Notre Dame LB Te'o staying strong through tragedy

Associated Press Modified: October 3, 2012 at 5:18 pm •  Published: October 3, 2012
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Te'o's father, Brian, believes part of that is it's a Polynesian trait, citing Junior Seau and Troy Polamalu as examples. He also believes it's partially related to Te'o's Mormon upbringing.

"He understands that his actions have a direct impact on those who are watching him, and also the fact that his actions and decision-making does have a direct reflection on the family, on both my wife and I," he said. "We both remind him constantly."

His father said Te'o also works hard at his craft because he knows another talented athlete is working just as hard.

"He knows when he meets that person he's going to have to be at the top of his game in order to compete with him," he said.

Te'o has 362 career tackles and is on pace to finish third on Notre Dame's all-time list behind Bob Crable (1978-81), who had 521, and Bob Golic (1975-78), who finished with 479.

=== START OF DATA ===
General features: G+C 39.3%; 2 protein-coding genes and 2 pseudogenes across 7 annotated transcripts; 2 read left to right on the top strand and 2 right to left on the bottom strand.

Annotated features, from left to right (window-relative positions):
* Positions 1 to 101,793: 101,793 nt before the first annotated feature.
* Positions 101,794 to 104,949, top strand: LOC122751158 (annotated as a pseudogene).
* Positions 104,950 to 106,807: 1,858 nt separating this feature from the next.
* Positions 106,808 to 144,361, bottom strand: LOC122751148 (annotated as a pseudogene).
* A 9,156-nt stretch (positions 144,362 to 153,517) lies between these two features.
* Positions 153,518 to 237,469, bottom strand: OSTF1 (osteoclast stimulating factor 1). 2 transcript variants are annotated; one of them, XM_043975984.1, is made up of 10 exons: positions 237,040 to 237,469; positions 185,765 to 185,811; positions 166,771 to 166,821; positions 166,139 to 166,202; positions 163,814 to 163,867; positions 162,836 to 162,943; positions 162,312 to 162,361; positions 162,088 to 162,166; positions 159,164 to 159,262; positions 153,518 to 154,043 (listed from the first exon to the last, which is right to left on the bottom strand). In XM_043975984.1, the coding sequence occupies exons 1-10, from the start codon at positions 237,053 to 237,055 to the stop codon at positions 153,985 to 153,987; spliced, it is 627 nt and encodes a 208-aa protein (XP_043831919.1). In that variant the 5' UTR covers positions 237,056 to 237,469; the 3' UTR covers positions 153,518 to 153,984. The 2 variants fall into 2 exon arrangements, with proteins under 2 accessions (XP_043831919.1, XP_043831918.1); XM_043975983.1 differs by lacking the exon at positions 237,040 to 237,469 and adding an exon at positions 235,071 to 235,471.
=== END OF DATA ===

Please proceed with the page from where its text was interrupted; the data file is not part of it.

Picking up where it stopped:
Crable calls Te'o one of the best players he's seen at Notre Dame.

"He has great speed. He knows where the football is," he said. "Unfortunately for him, as far as the tackling record goes, the game has changed so much. I don't know how anyone can get the tackles some of us old guys got just because they don't run the ball as much."

Kelly said what separates Te'o from other stars is he knows the names of every player on the team, even the walkons.

"He doesn't call them, 'Hey, 42, or 57.' He knows each of those guys. ... That's pretty unique," he said.

Student body President Brett Rocheleau said classmates love Te'o because he's one of them. He takes part in campus events, he's seen walking around carrying his backpack and talking with other students.

"Every story you hear about Manti is that he is genuinely nice guy. He's one that is easy to talk to. He goes out of his way to carry on conversations," he said.

The students showed their love for Te'o by chanting his name and wearing leis at the Michigan game and pep rally. Te'o jumped up in the crowd to celebrate the victory with them.

"I felt a sense of peace knowing that so many people cared about Manti instead of No. 5," he said.

He was able to get home for his grandmother's funeral during the bye week and said he feels rejuvenated as the Irish prepare to play Miami (4-1) Saturday in Chicago.

"I've never felt so strong; spiritually strong," he said. "I could never thank the student body and the fans around the world for their all love and all their prayers and support. I truly felt all of that, and it's helped me to get past, help me get through these past three weeks and I'm truly grateful and I'm truly humbled."